Judy Pickett and Howard Mendonca
For Judy Pickett, Labor Day was another work day – part of her vocation to help find a cure for cancer.Pickett ran in North Platte Monday in the annual Labor Day “Running to Cure Breast Cancer” 5 kilometer and 10 kilometer runs.
The runners started at the North Platte Recreation Center at 8:30 a.m.
Pickett, a three-time breast cancer survivor, has set all kinds of records in survivor races for nearly 20 years. She has garnered national news coverage, including an appearance on the Oprah show in 1999.
Pickett is a three-time winner of the national race for a cure. In 2004, she won the Suzy Koman award and a place in the National Distance Running Hall of Fame.
Runners World magazine named her a hero of running in 2006. That was 8 years ago, and she is still running.
Pickett is closing in on one of her personal goals -- to run in all 50 states. Nebraska is her 46th state. She has Rhode Island, New Hampshire, North Dakota and Alabama yet to go.
She ran the 5K Monday in North Platte in 22 minutes, winning the 50-59 age division.
Pickett is from Cameron Park, Calif. In 1986, she married her husband Tod and within a decade they had three boys. In November 1996, Pickett was teaching high school science as well as more than a dozen aerobics classes a week, according to a CBS News report. She was busy, happy, healthy and she was also under attack.
When Pickett found a lump on her armpit, she had it checked, which led to surgery and chemotherapy. When she regained her strength, she entered her first run for the cure. The experience left her feeling so good -- so alive -- that she decided to keep running, CBS News said. But in 1999, the cancer came back, leading to more surgery and therapy. It came back again in 2001. Pickett kept running through chemotherapy treatments. She carried the torch for the Winter Olympics in Salt Lake City, and she won a race in West Palm Beach without any hair on her head.
"It wasn't easy,” Pickett told CBS. “I was going through treatment but I think it inspired a lot of people."
Pickett and her husband Tod started the Pink Ribbon Breast Cancer Fund for underprivileged and uninsured women in the Sacramento, Calif. Area. The fund has given out $72,000 in scholarships to high school seniors whose lives have been touched by cancer.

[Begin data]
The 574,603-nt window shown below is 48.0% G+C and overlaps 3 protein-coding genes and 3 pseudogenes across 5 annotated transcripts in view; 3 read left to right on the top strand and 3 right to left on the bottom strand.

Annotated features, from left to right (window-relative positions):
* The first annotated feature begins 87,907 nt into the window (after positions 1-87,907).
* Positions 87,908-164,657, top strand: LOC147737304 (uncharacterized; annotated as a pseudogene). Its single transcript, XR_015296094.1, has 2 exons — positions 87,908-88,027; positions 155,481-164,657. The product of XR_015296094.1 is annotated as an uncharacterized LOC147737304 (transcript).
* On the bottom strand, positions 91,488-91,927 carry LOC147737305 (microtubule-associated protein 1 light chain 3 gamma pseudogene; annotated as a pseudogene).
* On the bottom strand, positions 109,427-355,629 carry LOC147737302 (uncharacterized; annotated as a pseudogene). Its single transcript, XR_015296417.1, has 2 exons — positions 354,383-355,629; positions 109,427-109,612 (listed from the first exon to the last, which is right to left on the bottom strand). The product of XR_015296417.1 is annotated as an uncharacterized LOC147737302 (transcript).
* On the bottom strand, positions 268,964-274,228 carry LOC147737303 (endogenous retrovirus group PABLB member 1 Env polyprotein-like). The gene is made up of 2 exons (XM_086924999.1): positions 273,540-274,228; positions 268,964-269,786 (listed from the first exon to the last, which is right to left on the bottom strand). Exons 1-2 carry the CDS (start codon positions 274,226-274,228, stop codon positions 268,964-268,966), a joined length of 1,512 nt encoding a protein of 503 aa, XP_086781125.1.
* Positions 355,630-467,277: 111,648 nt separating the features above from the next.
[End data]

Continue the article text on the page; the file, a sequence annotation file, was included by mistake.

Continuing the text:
Howard Mendonca, who organizes the annual run in North Platte, said hosting Pickett made this Labor Day more special.
A record 305 runners ran through southwest North Platte this year.
Mendonca organized the first North Platte “Run for a Cure” five years ago after his mother Vera underwent treatment for breast cancer.
Mendonca wanted to do something to help.
“We watched her go through the pains and struggles of this disease,” he said on the “run for the cure” website. “As you can imagine, this was very hard on our entire family. My mom and her story are all the passion and drive I need to make this event a success.”
“There was nothing in western Nebraska at the time,” Mendonca told the Bulletin. “I wanted to raise awareness and funds – our main goal is not to have another race.”
Now 81, Vera has been cancer free for six years.
Each year, the event generates around $5,000 and the proceeds go to the Callahan Cancer Center in North Platte. This year should put the total raised above $25,000. The money comes from runners who pay a $25 entry fee and from other donors who step up to contribute.
Mendonca is especially grateful to Nebraskaland National Bank, which makes a healthy contribution each year.
“Without the bank, we wouldn’t be able to do it,” he said.
Pickett came to North Platte by herself, not expecting any special treatment, Mendonca said. She flew to Denver, rented a car and drove out. She visited the Spike and took in other events during the weekend.
“We just gave her an envelope of information and she made her way around,” he said. “That’s the way she wanted it. She’s pretty self-sufficient.”
After the race, as Mendonca headed back to his job as a fireman oiler at Bailey Yard, he thanked the volunteers, participants and sponsors.
“Without them, there wouldn’t be a run,” he said.
About 20 people volunteered to help with the run, he said.